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Arts Fundraising Study: Invest to Reap More

Any of AccuList’s performing arts marketing and museum and zoo marketing clients that fret over investing in fundraising efforts in 2019 should take a look at the recently released “DataArts Fundraising Report” from Southern Methodist University. Basically, the report concludes, arts and cultural organizations that make smart investments in fundraising reap more dollars, with individual donors a “vital source” of contributions.

Mixed ROI by Sector, Higher Individual Donor Dollars

Looking at fundraising by 2,421 organizations across 11 different arts and cultural sectors between 2014 and 2017, the study found good news for many marketers even though the overall ROI on every dollar spent on fundraising declined from $8.80 in 2014 to $8.56 in 2017. This reflected issues in select sectors. Seven sectors—including performing arts companies, orchestras and operas—actually saw an increase in return on fundraising over the period. The biggest ROI gain, adjusting for inflation, was a 28.8% bump for community-based organizations. But gaining sectors were offset by ROI declines for art museums, dance companies and theaters. Another encouraging sign was an increase in the average individual donor contribution over the four-year period. The report attributed some of the improved donor generosity to a shift toward investment in donor relationship building, with the average organization allocating 62.4% of fundraising expenses to staff in 2017, up from 54.4% in 2014, and thus allowing for more donor development.

Size and Location Make a Difference

For arts and cultural fundraising, size matters, but in an inverse fashion, the report found. Small- and medium-sized organizations increased the returns on their investments in fundraising over the four years, while larger organizations had steadily declining ROI. Individual donors are important for success, per the report, especially outside of the big metro areas where government support, foundations and corporate donors help foot expenses. But locations vary widely in terms of revenue successfully tapped. For example, New York organizations had the highest average number of corporate donors at 12 and also had the highest percentage of expenses covered by government support (9%). Compare that Big Apple haul to the lowest metro-area average of four corporate donors in Los Angeles and Chicago’s low of 2% expenses covered by government funds. On the other hand, Chicago reaped the most from foundations, with 7% of expenses picked up by foundation support, way ahead of New York organizations which, though they had more foundation grants than any other market, only saw those grants cover 3% of expenses.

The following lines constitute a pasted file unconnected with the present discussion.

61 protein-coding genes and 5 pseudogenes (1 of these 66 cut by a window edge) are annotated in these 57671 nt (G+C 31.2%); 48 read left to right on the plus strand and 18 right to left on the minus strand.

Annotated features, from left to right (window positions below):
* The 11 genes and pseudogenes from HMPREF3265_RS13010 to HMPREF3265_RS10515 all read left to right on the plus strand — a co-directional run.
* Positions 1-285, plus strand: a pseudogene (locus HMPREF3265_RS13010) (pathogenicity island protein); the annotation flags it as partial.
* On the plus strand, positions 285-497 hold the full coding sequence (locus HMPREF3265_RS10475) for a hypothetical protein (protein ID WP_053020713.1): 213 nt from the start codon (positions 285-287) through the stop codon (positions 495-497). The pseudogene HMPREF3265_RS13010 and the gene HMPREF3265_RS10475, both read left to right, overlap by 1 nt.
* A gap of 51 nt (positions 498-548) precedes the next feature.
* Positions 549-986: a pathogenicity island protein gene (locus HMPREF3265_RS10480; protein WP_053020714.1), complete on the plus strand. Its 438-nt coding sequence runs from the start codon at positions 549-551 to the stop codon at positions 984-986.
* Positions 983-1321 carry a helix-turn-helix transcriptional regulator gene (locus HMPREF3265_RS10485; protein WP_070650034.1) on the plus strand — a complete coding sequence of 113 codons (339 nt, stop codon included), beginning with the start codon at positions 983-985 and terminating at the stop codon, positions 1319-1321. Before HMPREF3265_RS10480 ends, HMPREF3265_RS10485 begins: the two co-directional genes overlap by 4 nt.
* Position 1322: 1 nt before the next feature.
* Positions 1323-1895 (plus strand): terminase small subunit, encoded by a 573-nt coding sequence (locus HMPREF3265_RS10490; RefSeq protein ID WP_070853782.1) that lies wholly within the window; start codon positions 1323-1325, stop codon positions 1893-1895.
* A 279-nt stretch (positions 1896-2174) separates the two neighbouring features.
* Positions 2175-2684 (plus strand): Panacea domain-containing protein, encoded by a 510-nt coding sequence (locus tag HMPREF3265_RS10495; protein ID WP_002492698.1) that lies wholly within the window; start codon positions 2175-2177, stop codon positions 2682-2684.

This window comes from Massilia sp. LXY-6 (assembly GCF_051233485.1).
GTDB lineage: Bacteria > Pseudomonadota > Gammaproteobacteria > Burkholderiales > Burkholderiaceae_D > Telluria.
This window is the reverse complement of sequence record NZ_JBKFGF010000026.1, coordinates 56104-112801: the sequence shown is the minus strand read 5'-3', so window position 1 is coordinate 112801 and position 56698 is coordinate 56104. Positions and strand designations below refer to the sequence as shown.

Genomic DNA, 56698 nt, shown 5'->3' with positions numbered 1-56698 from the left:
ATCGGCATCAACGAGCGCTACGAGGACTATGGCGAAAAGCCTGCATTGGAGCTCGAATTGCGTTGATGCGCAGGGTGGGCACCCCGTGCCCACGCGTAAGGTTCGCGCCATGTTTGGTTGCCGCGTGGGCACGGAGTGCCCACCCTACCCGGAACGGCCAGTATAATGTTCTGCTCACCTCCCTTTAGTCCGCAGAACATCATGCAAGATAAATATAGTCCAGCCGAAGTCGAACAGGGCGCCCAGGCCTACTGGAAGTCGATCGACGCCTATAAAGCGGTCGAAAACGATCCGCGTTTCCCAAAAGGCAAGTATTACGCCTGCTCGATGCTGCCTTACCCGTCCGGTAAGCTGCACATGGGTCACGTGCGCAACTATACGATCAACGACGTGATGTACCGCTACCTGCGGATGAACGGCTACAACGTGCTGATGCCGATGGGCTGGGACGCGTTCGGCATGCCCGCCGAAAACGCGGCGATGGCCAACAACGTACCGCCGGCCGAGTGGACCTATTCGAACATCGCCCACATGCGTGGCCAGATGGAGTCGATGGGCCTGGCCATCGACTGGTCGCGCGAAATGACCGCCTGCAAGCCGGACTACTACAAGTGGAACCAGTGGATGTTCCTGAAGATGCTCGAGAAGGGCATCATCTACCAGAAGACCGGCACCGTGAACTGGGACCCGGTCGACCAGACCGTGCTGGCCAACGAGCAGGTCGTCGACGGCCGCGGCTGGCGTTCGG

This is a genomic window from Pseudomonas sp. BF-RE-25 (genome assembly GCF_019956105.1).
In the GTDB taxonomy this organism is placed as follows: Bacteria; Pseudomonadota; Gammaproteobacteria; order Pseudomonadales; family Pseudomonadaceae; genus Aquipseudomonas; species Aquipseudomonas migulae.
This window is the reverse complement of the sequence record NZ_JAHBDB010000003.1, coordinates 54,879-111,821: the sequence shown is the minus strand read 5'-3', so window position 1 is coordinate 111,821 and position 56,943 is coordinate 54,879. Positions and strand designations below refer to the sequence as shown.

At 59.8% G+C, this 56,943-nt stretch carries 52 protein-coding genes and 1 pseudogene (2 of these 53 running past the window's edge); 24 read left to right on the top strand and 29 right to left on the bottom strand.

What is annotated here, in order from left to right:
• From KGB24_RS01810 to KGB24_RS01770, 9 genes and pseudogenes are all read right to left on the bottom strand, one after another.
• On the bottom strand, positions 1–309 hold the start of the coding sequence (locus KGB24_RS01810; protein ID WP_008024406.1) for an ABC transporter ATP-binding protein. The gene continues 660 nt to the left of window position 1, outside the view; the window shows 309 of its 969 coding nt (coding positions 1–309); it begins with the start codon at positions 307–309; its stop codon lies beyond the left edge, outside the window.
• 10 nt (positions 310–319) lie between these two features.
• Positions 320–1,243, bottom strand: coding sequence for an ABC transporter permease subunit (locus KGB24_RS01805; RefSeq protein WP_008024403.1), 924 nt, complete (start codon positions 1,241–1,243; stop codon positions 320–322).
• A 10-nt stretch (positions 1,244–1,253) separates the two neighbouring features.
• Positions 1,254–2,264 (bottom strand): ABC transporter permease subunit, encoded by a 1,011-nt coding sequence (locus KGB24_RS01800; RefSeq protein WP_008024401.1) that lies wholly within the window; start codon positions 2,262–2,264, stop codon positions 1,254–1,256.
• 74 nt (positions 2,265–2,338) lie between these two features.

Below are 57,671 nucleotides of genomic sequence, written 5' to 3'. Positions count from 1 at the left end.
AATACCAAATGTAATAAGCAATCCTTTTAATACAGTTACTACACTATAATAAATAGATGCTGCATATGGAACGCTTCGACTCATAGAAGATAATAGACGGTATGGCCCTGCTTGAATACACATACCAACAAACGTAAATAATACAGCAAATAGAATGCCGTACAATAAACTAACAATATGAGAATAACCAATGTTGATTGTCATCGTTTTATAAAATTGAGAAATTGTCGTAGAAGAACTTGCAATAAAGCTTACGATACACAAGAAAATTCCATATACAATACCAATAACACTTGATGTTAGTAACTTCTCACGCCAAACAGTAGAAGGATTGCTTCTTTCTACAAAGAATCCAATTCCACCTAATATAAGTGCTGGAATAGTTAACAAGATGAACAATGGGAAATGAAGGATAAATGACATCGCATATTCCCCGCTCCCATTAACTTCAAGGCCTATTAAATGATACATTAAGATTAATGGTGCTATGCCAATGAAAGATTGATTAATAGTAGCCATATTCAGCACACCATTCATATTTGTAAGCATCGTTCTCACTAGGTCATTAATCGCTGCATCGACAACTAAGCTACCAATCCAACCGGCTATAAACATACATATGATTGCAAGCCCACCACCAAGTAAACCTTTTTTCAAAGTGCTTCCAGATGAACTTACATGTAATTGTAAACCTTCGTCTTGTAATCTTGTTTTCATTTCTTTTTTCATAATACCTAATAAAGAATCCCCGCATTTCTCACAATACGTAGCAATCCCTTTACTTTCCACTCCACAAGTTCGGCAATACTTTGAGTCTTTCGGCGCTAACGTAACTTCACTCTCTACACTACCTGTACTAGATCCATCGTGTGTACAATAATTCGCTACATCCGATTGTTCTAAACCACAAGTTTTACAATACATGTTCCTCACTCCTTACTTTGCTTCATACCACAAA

For details, go to the SMU DataArts Fundraising Report.

For 2019 Edge, Event Pros Shouldn’t Overlook Direct Mail, SEO, Experiential Marketing

Per the latest industry surveys, AccuList USA’s trade show and conference marketing clients can look forward to solid event industry growth in 2019–along with potential marketing strategy shifts in an increasingly competitive landscape.

Businesses Are Bullish on Event Marketing